SINGAPORE/KUPANG (EAST NUSA TENGGARA) - Uncertainty looms for thousands of passengers planning to travel to and from Bali as the island's Denpasar International Airport was shut after a volcanic eruption.
The airport in the Indonesian resort island was closed at 3am on Friday (June 29) due to the eruption of Mt Agung.
It reopened at 2.30pm, said Mr Israwadi, the corporate secretary of Indonesia's state-owned airport operator Angkasa Pura I that runs the airport. The move follows an evaluation revealing that the volcanic ash does not cover the airport's aerodrome and therefore, it is safe to host or welcome aircraft.
"The airport and navigation authority decide that airlines can still fly through alternative routes unaffected by the volcanic ash," Mr Israwadi told The Straits Times.
As of 2pm, the closure of the airport on Friday has caused the cancellation of 318 flights with 26,862 passengers scheduled on board. Of the overall flights, 203 are domestic flights, while 115 were international flights.
The airport operator advises passengers to and from Bali to check updates on their flights through respective carriers.
In Singapore, numerous flights from Changi Airport to Bali, as well as those from the Indonesian island, were cancelled or postponed as a result.
With the Bali airport reopening, all but two Bali-bound flights resumed from 3pm onwards, according to departure information on Changi Airport’s website.
Singapore Airlines flights SQ938 and SQ942, originally scheduled for 8.20am and 9.15am respectively, were rescheduled to 3pm and 4pm. Coming in the other direction, flights SQ939 and SQ943, originally set for 2.35pm and 3.45pm arrivals, were rescheduled to 9.50pm and 10.30pm.
Many travellers had not known of the last-minute cancellations before arriving at Changi Airport for their flights.
"We came to the airport at 7am for our 9am flight to Bali, but saw the information on the (travel schedule) board," said German mechanical engineer Wolfgang Mueller, 60.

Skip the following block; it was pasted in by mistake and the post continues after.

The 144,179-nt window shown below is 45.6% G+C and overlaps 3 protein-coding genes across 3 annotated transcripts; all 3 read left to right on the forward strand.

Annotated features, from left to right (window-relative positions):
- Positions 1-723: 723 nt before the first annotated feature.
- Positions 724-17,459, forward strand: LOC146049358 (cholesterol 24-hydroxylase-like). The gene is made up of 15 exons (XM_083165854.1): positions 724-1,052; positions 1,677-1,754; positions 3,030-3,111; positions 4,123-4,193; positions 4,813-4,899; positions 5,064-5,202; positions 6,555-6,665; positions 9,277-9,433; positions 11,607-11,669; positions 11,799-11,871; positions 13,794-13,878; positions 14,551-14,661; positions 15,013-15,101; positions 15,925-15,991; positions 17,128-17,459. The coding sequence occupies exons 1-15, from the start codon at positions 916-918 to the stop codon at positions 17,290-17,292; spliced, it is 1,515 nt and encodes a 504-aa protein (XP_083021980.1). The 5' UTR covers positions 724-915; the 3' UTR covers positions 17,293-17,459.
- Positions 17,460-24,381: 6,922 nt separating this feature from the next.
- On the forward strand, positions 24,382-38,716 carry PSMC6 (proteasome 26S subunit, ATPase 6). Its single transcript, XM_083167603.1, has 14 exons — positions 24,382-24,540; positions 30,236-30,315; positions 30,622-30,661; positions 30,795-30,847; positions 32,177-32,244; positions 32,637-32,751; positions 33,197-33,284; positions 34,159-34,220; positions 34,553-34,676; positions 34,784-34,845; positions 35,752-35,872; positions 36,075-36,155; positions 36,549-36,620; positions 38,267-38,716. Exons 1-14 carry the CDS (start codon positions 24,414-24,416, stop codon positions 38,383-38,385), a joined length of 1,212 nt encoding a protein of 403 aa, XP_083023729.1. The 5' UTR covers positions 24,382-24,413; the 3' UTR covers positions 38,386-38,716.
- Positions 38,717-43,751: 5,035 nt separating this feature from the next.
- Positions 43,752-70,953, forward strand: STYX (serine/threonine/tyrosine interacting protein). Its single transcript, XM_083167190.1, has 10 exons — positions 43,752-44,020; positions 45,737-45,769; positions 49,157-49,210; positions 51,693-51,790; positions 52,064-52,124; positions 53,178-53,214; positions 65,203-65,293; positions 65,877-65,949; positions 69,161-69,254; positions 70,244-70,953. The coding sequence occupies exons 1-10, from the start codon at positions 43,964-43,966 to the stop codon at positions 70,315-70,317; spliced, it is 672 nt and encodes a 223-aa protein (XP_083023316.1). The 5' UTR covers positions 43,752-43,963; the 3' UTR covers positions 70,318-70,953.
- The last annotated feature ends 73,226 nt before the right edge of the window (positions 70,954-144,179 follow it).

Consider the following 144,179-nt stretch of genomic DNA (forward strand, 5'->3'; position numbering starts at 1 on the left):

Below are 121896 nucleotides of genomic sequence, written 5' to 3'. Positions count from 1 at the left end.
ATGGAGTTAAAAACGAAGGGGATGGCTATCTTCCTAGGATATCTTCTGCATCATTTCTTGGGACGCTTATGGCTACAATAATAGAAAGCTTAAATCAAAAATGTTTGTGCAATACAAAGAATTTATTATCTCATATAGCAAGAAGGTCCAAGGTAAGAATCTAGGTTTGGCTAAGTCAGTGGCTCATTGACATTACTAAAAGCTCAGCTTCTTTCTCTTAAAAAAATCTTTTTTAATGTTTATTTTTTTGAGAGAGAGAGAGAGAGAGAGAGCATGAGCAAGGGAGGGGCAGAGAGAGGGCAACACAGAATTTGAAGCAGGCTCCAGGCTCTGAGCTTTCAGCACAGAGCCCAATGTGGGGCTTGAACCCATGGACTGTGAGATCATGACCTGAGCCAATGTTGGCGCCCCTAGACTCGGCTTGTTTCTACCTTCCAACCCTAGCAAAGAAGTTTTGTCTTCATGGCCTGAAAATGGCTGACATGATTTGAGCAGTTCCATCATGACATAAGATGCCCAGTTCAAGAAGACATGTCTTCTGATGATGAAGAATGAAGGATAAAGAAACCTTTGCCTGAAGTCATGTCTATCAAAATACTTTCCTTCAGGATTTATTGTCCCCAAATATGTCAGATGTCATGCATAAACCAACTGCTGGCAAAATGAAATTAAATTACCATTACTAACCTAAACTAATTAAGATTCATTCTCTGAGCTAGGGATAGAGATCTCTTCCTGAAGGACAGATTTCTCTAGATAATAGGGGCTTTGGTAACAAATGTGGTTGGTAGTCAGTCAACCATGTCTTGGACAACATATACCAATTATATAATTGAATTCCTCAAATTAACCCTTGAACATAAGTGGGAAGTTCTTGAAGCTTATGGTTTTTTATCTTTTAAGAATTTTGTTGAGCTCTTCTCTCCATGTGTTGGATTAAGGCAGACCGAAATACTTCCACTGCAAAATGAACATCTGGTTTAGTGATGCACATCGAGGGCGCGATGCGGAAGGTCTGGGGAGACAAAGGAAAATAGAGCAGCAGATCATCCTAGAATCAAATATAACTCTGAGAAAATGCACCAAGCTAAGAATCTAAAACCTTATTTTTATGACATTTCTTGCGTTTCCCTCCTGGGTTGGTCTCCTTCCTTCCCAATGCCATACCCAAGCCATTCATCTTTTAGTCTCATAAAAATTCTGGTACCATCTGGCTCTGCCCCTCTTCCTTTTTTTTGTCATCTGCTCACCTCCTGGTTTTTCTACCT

He and his wife, Mrs Laura Mueller, 55, have been in Singapore for three days, and were supposed to go to Bali for two weeks, on Singapore Airlines.
They were initially told by airline staff that the flight was postponed to 1pm, but were later told that a decision about the flight would be made at 2pm.
"If we can't fly, we will head back to Germany and, unfortunately, that would be the end of our holiday," said Mr Mueller.
Mrs Laura Mueller, 55, a pianist, said: "Everything in Bali has been booked and paid from three months back, so we are quite disappointed."
A check on the flight schedules showed that there are some cancellations for flights to Bali between 10.55am and 5pm.
When The Straits Times arrived at Changi Airport Terminal 2 at about 9am, a refreshments table with water, orange juice and pastries had been set up in front of the Singapore Airlines check-in counter for its affected passengers.
British tourists, Mr Nick Archer. 55. and his wife Anna, 35, said the booth was already there when they arrived at 7am for their 9am flight.
They, too, found out about the cancellation only upon reaching the airport.
"There's uncertainty now because we can only wait for our travel agent back home to inform us about what to do now," said Mr Archer.
He said that SIA offered them flights to alternative destinations, but he had to wait for his travel agent back in Britain, which has a seven-hour time difference with Singapore.